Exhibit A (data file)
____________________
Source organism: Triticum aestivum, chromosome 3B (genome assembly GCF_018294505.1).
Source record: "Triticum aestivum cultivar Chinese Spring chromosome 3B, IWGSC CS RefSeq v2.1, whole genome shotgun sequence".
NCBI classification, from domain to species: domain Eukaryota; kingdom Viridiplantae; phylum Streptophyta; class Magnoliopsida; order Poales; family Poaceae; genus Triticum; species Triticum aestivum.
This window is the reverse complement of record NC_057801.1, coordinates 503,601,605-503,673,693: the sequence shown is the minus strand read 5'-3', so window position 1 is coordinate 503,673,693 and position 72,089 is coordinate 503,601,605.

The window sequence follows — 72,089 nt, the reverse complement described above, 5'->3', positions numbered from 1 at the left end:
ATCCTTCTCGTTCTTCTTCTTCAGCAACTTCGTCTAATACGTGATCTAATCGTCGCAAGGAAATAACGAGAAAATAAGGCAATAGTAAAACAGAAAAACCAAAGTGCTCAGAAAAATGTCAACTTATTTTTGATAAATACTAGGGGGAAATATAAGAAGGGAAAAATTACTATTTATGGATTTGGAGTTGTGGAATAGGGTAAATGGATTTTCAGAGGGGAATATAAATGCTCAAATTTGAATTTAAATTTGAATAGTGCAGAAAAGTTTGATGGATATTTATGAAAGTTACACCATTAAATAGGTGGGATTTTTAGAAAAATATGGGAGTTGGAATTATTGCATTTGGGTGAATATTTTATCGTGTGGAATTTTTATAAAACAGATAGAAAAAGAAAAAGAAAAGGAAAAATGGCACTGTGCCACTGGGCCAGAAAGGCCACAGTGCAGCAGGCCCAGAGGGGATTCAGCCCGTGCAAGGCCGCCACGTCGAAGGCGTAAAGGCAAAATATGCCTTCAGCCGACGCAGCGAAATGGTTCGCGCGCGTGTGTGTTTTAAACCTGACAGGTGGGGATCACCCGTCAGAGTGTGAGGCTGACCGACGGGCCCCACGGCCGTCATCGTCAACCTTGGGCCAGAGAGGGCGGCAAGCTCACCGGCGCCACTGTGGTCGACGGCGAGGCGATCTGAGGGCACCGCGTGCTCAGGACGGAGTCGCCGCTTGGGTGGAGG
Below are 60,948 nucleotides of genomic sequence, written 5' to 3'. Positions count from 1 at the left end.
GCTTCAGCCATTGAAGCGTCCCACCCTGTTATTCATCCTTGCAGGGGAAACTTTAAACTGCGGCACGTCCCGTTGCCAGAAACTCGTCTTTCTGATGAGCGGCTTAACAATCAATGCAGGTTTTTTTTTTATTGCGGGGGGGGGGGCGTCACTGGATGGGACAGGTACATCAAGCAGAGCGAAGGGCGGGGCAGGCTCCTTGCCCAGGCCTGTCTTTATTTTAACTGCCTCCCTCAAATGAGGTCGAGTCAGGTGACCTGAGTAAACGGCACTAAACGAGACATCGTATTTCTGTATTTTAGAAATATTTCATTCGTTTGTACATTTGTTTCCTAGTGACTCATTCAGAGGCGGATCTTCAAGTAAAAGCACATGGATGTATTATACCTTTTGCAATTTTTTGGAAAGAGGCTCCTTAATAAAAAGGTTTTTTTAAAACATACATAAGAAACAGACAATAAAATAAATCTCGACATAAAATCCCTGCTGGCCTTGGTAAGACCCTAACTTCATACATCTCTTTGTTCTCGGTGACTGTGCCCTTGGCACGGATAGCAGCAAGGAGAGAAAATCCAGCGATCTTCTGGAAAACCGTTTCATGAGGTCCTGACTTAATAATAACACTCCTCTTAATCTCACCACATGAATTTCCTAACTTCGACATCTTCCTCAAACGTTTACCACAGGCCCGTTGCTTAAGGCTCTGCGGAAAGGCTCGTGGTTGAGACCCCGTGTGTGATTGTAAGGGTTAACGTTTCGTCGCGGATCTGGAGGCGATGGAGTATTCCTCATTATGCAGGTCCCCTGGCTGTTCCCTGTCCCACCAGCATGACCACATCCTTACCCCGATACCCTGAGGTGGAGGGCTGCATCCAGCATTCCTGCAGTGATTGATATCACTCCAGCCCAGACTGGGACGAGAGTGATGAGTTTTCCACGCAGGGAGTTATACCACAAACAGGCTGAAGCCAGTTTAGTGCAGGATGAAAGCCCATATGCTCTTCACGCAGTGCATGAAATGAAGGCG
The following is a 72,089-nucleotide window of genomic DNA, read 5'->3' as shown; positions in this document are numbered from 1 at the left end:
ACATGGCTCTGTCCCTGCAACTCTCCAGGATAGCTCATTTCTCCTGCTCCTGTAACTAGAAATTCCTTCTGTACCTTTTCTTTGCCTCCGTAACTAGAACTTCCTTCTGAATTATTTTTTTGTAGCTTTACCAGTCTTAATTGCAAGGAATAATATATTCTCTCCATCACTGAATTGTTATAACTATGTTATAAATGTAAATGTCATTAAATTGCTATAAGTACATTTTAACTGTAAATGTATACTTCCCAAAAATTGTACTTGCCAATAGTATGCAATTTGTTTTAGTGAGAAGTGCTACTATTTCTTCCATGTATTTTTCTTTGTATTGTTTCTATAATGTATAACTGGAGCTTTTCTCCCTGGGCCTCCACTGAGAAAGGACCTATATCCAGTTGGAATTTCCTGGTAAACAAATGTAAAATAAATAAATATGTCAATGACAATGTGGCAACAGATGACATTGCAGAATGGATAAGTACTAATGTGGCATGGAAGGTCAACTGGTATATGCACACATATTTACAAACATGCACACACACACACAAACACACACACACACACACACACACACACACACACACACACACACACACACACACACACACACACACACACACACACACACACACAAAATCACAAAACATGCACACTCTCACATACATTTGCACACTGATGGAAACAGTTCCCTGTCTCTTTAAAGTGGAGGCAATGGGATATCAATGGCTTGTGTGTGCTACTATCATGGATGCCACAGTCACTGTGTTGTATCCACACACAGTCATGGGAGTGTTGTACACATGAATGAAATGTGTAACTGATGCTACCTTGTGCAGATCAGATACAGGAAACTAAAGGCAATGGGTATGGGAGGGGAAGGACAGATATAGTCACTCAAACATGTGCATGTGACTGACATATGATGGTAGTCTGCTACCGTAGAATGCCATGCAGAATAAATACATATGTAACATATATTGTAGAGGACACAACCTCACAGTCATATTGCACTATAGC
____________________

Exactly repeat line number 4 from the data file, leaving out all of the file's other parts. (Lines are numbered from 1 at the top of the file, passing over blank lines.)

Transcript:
This window is the reverse complement of record NC_057801.1, coordinates 503,601,605-503,673,693: the sequence shown is the minus strand read 5'-3', so window position 1 is coordinate 503,673,693 and position 72,089 is coordinate 503,601,605.